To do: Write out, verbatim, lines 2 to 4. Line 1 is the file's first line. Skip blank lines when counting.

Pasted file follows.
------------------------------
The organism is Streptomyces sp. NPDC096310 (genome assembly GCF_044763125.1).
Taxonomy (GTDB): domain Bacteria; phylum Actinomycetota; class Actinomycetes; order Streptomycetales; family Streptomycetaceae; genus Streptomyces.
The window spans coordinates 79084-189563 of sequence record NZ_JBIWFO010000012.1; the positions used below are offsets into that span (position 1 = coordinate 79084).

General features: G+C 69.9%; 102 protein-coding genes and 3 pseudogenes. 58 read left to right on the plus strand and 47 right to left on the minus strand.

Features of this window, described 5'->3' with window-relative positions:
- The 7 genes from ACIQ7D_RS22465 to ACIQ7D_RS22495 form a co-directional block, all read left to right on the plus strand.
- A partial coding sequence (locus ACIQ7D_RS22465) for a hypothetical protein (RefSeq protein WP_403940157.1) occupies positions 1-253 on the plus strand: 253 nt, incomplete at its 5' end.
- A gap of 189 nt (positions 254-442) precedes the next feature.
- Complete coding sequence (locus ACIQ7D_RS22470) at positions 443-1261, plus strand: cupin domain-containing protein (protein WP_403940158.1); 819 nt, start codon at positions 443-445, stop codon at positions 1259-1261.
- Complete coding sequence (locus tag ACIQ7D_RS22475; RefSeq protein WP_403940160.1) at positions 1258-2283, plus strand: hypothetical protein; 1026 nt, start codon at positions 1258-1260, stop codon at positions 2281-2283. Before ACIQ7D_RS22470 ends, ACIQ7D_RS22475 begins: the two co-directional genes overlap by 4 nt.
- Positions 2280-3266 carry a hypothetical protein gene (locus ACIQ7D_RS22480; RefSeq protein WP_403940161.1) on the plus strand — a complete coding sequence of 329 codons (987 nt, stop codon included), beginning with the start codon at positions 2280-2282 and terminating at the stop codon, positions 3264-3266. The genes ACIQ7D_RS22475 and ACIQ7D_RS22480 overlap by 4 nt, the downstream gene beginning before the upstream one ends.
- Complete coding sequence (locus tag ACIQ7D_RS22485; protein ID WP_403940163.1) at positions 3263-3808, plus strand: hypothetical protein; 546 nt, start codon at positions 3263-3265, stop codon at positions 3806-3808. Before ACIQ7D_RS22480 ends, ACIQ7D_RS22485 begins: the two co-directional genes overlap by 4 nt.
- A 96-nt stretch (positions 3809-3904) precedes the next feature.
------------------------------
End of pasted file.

Taxonomy (GTDB): domain Bacteria; phylum Actinomycetota; class Actinomycetes; order Streptomycetales; family Streptomycetaceae; genus Streptomyces.
The window spans coordinates 79084-189563 of sequence record NZ_JBIWFO010000012.1; the positions used below are offsets into that span (position 1 = coordinate 79084).

General features: G+C 69.9%; 102 protein-coding genes and 3 pseudogenes. 58 read left to right on the plus strand and 47 right to left on the minus strand.